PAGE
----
By Julie Ingwersen
CHICAGO (Reuters) - Rains across the central United States kept farmers out of the fields for most of last week, limiting their ability to finish planting corn or catch up on soybeans and as a result planting of both crops is slower than average, according to USDA and state reports.
The U.S. Department of Agriculture said in a weekly report on Monday that the U.S. corn crop was 91 percent planted as of Sunday, up from 86 percent a week earlier but behind the five-year average of 95 percent. Soybeans were 57 percent planted, up from 44 percent the previous week but far behind the five-year average of 74 percent.
Planting progress was the slowest for both crops at this point in the year since 1996.
In Iowa, the biggest U.S. producer of both corn and soybeans, farmers had an average of just 0.6 day considered "suitable for fieldwork" during the week ended June 2.
"This was the wettest reporting week since July 2010," the Iowa field office of the USDA's National Agricultural Statistics Service said in its report. "Rain events throughout the week kept most fields too wet for machinery to enter," it said.
In North Dakota, USDA's state field office said that "if warmer and drier conditions aren't experienced soon, producers in many areas of the state will have some amounts of prevented plantings this year."
Crop insurance deadlines for corn have passed in Iowa, North Dakota and many other states, meaning that later-planted corn acres will be eligible for only partial coverage.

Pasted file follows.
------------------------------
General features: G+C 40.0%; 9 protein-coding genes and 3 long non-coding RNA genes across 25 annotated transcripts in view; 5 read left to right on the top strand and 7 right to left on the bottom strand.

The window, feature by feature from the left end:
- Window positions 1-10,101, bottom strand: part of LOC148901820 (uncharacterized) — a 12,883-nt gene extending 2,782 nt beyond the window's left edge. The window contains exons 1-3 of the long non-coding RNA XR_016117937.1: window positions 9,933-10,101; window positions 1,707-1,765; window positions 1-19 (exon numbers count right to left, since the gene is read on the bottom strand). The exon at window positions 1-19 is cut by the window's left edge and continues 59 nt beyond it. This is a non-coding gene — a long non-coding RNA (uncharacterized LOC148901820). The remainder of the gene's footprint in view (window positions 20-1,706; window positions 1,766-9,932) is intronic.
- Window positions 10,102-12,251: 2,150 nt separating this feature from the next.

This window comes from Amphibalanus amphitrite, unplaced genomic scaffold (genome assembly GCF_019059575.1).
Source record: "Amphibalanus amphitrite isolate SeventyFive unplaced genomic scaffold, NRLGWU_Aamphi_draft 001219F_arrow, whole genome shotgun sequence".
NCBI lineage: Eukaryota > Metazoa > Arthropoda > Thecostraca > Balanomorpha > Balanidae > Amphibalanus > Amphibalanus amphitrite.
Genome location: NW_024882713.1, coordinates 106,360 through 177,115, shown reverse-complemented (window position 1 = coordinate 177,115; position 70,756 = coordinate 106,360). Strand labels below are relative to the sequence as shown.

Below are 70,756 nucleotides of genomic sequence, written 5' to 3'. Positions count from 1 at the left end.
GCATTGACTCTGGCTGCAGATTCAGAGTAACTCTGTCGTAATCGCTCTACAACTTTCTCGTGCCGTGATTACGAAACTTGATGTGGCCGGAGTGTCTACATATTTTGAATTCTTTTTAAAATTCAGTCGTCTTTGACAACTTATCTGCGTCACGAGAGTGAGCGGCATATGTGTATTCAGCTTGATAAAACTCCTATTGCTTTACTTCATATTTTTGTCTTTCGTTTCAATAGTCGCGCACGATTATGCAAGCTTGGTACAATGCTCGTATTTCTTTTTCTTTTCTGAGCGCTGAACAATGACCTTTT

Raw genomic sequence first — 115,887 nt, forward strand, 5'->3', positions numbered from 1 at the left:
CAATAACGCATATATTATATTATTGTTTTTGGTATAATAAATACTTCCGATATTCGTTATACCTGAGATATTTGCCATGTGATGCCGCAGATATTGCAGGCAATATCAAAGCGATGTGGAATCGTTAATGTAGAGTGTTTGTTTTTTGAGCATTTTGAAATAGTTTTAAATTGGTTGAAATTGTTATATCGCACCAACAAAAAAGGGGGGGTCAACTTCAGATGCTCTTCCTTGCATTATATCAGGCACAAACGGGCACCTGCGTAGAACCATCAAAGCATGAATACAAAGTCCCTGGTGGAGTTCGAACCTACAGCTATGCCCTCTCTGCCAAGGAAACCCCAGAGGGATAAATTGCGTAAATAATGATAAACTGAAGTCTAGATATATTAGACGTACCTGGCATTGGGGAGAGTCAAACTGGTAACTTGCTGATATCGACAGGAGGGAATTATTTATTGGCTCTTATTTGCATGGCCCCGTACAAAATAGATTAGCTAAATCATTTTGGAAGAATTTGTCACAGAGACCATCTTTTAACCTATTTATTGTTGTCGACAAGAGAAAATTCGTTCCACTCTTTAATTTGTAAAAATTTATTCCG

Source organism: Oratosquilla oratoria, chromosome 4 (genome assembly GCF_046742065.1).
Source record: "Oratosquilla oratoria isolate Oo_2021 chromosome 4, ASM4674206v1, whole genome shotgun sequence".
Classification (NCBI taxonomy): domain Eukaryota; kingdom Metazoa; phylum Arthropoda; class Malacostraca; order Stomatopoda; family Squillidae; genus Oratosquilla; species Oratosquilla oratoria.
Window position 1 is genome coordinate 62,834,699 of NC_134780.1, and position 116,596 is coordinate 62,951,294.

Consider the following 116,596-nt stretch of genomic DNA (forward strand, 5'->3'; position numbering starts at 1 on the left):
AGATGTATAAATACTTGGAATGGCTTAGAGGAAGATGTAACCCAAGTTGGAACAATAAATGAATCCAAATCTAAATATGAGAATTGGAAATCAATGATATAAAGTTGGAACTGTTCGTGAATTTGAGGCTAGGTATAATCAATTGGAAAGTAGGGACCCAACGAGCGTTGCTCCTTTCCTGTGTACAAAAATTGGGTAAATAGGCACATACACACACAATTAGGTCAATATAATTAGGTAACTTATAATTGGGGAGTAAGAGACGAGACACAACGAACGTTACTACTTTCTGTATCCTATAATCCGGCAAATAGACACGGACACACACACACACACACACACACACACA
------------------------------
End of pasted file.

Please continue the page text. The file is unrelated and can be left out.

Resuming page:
Consequently, analysts expect U.S. corn plantings to fall below the USDA's current forecast of 97.3 million acres. The average U.S. corn acreage estimate among 14 analysts surveyed by Reuters was 95.1 million acres.
Earlier on Monday, Morgan Stanley estimated U.S. 2013 corn plantings at 93.5 million acres, 4 percent below USDA's figure.
The Reuters poll projected the U.S. soybean planted area at 78.2 million acres, above the USDA's forecast of 77.1 million. The increase reflects expectations that farmers will switch some acres from corn to soybeans, which can be planted later without as much threat to yield potential.
CORN CONDITION RATINGS
In its first corn condition ratings of the season, the USDA said 63 percent of the crop was rated good to excellent, tied with 2008 for the lowest rating at this time of year since 2002.
A year ago, 72 percent of the U.S. corn was rated good to excellent, although ratings plummeted later in the summer as the crop endured a historic drought that ultimately slashed yields.
U.S. PLAINS WHEAT BELT HIT WITH STORMS
USDA's state reports noted heavy rains in the last week from North Dakota eastward to Indiana, where some areas reported six inches of rain in the week, and southward to Arkansas. Deadly tornadoes and flooding struck in Oklahoma.
The precipitation eased drought conditions in parts of the southern Plains winter wheat belt. The USDA said 32 percent of the U.S. winter wheat crop was rated good to excellent, up 1 percentage point from the previous week.
But drought persisted in western sections of Nebraska, Kansas, Oklahoma and northern Texas.
"Pastures remain in poor or very poor condition across much of the western half of Nebraska.... Pastures were beginning to respond to the spring moisture but are still short in most rangeland areas," USDA's Nebraska field office said.
Farther north, the USDA said the U.S. spring wheat crop was 80 percent planted, barely budging from 79 percent a week earlier and lagging the five-year average of 92 percent. Much of the crop is grown in the northern U.S. Plains.
The government said 64 percent of the spring wheat crop was rated good to excellent.
(Reporting by Julie Ingwersen; Editing by Bob Burgdorfer)